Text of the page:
Tracking down methane data in real time

Eryka Thorley, a climate scientist working in NOAA’s Earth System Research Laboratory, Boulder, Colorado, uses equipment in NOAA’s mobile lab to check area methane levels in real time.
Gabrielle Pétron, a climate scientist from the University of Colorado Boulder, working in NOAA’s Earth System Research Laboratory, uses equipment in NOAA’s mobile lab to check area methane levels in real time.
Gabrielle Pétron, a climate scientist from the University of Colorado Boulder, working in NOAA’s Earth System Research Laboratory, takes a moment to explain how air quality samples are made in the field using the NOAA mobile Laboratory, showcasing the specialized equipment, such as the glass flasks containing air samples that will be sent back for analysis.
Aircraft used for monitoring regional methane levels are at the ready, Durango-La Plata County Airport. Eric Kort, at left, a climate expert with the University of Michigan, explains how the aircraft play a critical role in the regional air quality study of the San Juan Basin.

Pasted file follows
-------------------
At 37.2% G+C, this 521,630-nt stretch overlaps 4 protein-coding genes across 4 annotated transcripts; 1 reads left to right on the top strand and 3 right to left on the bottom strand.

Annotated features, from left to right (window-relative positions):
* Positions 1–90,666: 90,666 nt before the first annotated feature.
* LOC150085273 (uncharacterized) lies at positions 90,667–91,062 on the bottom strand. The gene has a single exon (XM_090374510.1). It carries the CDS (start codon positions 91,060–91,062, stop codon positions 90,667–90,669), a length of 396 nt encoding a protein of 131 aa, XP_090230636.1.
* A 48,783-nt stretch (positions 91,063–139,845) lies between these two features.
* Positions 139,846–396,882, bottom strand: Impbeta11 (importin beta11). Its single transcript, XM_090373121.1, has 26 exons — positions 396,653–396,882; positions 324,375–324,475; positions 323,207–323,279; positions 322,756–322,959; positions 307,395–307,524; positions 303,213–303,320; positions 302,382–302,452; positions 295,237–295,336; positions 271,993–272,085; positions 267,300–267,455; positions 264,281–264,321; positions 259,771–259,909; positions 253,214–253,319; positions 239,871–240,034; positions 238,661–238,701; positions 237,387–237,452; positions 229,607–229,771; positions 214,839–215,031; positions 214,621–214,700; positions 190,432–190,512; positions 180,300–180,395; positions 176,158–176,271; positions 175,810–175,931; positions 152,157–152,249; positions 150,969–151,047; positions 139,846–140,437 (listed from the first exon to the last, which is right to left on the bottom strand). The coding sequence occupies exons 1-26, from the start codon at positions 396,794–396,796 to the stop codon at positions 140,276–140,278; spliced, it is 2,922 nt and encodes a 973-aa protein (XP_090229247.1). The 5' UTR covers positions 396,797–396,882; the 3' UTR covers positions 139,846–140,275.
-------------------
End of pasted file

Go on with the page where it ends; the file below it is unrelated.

Jeremy Wade Shockley | Special to the Drum
Jeremy Wade Shockley | Special to the Drum
Jeremy Wade Shockley | Special to the Drum
Jeremy Wade Shockley | Special to the Drum

The large gray van pulled into the small gravel parking lot at Carbon Junction, adjacent to the highway leading into the town of Durango. Bearing almost no exterior markings, the NOAA (National Oceanic and Atmospheric Administration) mobile laboratory was clearly recognizable by a large boom mounted to the top of the vehicle and reaching over the front.

This arm houses the sensitive air monitoring equipment, which collects air samples in the field, and more specifically – the monitoring of methane activity in real time.

“The mobile lab is such an invaluable tool for talking about climate change,” said Eryka Thorley, a climate scientist from the University of Colorado, Boulder, working in NOAA’s Earth System Research Laboratory.

Within a few minutes of turning off the vehicles engine, built in data monitors were streaming new data, collecting and analyzing the air quality in real time, giving us a new band of data every two seconds. The source of methane was close at hand, and the readings were both strong and consistent, the data pointing to a significant band of exposed coal along the ridgeline adjacent to the Animas River, known in the scientific community as the “Fruitland Outcrop.”

Gabrielle Pétron, a climate expert from the University of Colorado, Boulder, also working in NOAA’s Earth System Research Laboratory led us on a short hike up the arroyo, where the shale beneath our feet gave way to dark rich coal outcroppings. The morning sun had just begun to hit the ridgeline above us and the air was cool and crisp.

Pétron explained that depending on the geological layering of these coal seams, varying amounts of methane will be emitted into the atmosphere, or it will remain trapped under the Earth’s surface.